The term “video essay” is a subject of much debate, in particular among scholars. What is the difference between a video essay and an essay film? Is “essay video” a more appropriate name than “video essay”? Unwieldy alternatives such as “videographic film and moving image studies” are bandied about. If anything, this debate indicates the growing importance attached to the form (whatever its name) and its acceptance in wider circles than online fandom.


The naming of the format is being narrowed down (by academics), but at the same time its possibilities are being expanded (by practitioners). When does a video essay cross over into art? That is a legitimate question when one looks at this effort by LJ Frezza. He compiled every shot from every Seinfeld episode (1989-1998) where nothing happens. Deserted exterior shots and sitcom interiors without people to populate them: six minutes long we are treated to an eerily  abandoned version of Seinfeld’s Manhattan.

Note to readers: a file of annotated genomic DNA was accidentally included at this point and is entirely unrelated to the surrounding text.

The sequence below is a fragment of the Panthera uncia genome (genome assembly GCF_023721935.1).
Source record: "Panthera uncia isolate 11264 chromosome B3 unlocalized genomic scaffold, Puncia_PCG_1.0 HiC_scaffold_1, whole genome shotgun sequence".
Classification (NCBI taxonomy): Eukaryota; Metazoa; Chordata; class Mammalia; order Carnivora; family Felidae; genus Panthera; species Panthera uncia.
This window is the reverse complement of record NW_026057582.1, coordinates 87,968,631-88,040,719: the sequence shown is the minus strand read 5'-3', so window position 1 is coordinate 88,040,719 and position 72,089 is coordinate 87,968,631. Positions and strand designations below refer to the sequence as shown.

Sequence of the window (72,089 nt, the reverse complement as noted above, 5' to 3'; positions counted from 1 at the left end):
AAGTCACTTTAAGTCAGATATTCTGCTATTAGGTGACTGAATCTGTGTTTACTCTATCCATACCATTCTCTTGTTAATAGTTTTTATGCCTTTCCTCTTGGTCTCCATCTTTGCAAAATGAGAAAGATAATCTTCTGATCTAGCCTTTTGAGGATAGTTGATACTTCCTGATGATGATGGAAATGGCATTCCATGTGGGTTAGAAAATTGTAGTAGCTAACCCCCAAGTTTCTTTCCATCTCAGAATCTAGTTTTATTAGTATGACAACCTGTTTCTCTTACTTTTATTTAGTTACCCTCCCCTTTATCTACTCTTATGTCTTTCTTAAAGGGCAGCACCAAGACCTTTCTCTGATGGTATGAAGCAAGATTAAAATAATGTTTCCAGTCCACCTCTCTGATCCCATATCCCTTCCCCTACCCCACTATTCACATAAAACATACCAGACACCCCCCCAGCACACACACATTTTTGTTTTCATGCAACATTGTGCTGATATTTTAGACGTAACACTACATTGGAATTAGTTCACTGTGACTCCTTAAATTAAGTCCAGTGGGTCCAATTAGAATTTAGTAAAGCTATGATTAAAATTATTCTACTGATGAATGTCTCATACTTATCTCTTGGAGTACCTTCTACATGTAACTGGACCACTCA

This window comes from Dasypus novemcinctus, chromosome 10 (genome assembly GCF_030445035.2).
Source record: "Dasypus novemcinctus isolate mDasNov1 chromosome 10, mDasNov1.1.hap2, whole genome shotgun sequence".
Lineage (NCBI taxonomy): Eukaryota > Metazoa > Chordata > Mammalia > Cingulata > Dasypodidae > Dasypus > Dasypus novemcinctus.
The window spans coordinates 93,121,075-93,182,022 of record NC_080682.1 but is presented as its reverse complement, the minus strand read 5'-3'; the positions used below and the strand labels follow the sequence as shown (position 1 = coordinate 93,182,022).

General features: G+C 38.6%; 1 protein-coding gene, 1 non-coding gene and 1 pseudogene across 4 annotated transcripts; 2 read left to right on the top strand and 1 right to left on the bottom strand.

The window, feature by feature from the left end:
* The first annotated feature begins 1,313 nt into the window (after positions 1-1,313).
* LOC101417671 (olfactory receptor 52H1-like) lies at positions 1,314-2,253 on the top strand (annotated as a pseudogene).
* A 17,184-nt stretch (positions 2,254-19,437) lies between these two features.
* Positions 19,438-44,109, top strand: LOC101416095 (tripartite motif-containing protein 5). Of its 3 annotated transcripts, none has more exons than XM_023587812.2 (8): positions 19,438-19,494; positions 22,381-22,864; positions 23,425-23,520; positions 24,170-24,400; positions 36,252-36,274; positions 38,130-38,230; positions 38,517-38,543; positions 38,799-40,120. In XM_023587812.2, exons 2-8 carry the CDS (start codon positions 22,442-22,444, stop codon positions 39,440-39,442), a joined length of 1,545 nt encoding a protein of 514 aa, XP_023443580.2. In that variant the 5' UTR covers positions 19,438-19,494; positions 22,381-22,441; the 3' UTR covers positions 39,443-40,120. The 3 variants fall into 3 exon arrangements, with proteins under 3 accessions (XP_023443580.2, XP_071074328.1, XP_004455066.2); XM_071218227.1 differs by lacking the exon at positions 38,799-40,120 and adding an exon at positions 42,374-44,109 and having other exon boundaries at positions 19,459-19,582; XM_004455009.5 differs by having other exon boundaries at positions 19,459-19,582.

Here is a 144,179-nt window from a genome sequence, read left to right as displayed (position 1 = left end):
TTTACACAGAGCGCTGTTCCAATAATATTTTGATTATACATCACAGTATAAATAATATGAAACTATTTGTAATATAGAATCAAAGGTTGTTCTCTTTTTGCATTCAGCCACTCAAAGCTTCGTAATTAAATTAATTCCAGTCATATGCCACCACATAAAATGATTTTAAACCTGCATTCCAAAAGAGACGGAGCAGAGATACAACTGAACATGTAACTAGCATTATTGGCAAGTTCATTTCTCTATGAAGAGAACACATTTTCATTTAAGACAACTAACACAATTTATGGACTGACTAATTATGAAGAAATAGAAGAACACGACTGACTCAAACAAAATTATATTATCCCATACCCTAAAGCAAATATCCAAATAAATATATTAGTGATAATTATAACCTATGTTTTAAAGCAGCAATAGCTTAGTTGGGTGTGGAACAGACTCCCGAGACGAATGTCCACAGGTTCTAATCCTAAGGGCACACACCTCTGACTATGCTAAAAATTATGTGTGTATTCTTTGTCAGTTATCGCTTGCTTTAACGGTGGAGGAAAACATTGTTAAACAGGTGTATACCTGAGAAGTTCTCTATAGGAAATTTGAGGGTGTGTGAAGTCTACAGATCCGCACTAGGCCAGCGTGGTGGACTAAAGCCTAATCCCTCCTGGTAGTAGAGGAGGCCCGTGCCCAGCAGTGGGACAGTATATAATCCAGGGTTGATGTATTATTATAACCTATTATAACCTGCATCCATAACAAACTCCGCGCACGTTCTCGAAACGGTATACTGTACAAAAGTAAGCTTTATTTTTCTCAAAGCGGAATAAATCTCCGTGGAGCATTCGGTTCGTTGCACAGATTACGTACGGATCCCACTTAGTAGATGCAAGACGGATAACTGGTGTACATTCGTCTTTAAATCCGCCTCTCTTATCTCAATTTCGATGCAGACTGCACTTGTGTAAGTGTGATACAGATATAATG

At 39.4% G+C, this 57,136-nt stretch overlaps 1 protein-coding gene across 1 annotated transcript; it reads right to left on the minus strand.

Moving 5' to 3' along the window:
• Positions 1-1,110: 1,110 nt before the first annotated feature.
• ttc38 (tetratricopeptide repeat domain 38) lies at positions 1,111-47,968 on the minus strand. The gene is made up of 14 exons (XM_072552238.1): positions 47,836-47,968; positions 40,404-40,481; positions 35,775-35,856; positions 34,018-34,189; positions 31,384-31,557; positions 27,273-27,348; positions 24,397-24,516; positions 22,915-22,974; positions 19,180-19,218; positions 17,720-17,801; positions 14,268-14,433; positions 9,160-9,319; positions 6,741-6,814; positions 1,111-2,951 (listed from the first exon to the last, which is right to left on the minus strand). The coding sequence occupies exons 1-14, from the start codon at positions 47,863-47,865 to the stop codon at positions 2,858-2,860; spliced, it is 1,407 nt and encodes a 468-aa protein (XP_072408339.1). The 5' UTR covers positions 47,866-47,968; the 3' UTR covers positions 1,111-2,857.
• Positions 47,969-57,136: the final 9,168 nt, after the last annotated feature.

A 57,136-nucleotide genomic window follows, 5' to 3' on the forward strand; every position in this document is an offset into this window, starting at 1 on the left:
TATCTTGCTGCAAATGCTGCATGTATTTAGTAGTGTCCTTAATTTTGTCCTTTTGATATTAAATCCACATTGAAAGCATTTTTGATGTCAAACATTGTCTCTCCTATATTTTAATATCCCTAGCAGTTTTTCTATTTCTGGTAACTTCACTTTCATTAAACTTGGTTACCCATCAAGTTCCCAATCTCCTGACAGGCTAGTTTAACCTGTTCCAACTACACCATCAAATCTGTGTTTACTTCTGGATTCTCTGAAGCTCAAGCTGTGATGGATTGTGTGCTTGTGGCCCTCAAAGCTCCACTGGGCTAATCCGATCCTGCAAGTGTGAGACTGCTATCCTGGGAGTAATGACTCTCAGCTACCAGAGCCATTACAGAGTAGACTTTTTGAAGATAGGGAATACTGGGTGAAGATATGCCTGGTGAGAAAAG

Frezza’s montage first comes off as a gimmick. The chopped up musical cues and scattered laughs from a (every bit as absent) studio audience alleviate the tension. But as the video progresses, those non-diegetic sounds fade. The empty sets are accompanied by a sound track that is just as barren. We are left to ponder the artificiality of the world as presented in this (indeed, in any) sitcom. This is Plato’s cave without the moving shadows.